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http://dx.doi.org/10.1128/AEM.71.10.5983-5991.2005DOI Listing
http://www.ncbi.nlm.nih.gov/pmc/articles/PMC1266018PMC
October 2005

Stratification and seasonal stability of diverse bacterial communities in a Pinus merkusii (pine) forest soil in central Java, Indonesia.

Environ Microbiol 2002 Jun;4(6):361-73

Section Molecular Microbial Ecology, Department of Molecular Cell Physiology, Faculty of Earth and Life Sciences, Research School SENSE, Vrije Universiteit, De Boelelaan 1087, NL-1081 HV Amsterdam, The Netherlands.

In Java, Indonesia, many nutrient-poor soils are intensively reforested with Pinus merkusii (pine). Information on nutrient cycles and microorganisms involved in these cycles will benefit the management of these important forests. Here, seasonal effects on the stratification of bacterial community structure in the soil profile of a tropical pine forest are described, and differences in bacterial communities are related to chemical and physical soil parameters. Culture-independent community profiles of litter, fragmented litter and mineral soil layers were made by denaturing gradient gel electrophoresis (DGGE) of 16S rDNA-specific polymerase chain reaction (PCR) fragments. The community profiles of the different soil layers clustered separately, correlating with significant differences in organic matter content between the three layers. The bacterial communities appeared to be stable during the wet season of 1998. The drought in 1997, caused by the El Niño climatic effect, did not influence the bacterial communities in fragmentation and mineral soil, although moisture content and other soil parameters were markedly lower than in the wet season. However, communities in litter were influenced by drought. In the litter layer, the moisture content was significantly lower than in the fragmentation and mineral layers during the dry season. A clone library was made from a litter sample taken during the wet season. Partial sequencing of 74 clones and linking the DGGE banding positions of these clones to bands in the DGGE profile of the sample from which the clone library was derived showed considerable bacterial diversity. Alpha-proteobacteria (40.5% of the clones, of which 57% belonged to the Rhizobium-Agrobacterium group) and high-G+C content, Gram-positive bacteria (36.5%) dominated the clone library.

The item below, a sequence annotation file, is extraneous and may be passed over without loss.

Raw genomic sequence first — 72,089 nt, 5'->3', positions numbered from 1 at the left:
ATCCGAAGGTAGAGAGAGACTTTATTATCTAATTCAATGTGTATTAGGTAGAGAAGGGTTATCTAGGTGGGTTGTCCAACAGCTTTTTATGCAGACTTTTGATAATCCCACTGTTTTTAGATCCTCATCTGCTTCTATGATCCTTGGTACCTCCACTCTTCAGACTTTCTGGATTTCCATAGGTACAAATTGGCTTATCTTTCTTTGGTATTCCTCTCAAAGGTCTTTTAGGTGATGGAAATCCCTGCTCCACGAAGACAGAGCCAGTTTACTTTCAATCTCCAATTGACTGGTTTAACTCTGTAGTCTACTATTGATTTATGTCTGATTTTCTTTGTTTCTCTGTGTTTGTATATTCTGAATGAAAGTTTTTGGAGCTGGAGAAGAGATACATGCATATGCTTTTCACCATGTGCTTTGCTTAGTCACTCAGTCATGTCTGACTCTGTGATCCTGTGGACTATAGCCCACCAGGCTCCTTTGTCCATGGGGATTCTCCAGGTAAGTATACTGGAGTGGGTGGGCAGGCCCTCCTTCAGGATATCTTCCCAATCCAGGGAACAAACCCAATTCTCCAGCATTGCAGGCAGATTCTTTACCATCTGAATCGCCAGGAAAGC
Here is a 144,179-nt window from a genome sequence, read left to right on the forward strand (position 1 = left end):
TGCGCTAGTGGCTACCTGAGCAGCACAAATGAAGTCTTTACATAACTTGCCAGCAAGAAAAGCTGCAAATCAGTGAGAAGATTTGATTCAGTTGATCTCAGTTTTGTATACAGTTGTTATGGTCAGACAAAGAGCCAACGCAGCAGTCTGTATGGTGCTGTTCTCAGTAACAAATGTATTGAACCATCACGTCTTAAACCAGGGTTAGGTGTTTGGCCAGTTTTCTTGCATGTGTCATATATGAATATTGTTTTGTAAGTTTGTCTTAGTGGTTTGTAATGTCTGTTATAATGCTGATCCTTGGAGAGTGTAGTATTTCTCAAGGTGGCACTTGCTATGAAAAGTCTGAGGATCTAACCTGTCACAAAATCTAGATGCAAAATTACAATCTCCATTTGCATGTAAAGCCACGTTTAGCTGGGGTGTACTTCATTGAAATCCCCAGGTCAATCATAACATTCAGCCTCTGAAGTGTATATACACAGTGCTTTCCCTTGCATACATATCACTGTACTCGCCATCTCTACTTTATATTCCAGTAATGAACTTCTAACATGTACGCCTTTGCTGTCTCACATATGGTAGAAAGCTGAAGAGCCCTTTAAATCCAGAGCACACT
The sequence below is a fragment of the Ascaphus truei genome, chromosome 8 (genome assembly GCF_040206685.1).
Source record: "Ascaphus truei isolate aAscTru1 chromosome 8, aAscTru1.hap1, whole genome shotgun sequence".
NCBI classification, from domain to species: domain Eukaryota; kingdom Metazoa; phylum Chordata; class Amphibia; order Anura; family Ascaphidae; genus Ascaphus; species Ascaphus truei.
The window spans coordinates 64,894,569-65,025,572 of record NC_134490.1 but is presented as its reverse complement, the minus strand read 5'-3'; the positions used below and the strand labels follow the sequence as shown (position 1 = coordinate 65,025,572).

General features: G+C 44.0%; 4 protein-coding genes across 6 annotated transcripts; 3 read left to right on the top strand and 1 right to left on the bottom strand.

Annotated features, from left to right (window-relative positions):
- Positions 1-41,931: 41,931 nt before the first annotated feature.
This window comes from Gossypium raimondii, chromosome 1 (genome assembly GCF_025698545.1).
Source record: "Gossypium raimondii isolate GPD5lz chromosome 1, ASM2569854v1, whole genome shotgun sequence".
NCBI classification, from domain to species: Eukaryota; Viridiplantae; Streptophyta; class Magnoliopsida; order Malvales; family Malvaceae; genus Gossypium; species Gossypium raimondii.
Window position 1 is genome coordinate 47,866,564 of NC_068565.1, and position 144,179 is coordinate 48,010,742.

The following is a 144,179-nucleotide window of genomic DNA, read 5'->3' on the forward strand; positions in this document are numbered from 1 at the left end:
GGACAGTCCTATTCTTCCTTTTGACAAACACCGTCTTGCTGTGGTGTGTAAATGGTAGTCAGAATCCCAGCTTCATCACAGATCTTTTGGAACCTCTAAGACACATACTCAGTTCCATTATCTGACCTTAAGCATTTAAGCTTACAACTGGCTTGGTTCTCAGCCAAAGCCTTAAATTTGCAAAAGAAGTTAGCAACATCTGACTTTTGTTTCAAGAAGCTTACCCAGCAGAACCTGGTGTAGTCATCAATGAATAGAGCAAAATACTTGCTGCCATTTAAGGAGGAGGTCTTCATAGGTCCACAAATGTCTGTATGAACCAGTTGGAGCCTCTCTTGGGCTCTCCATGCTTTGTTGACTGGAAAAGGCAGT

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http://dx.doi.org/10.1046/j.1462-2920.2002.00304.xDOI Listing
June 2002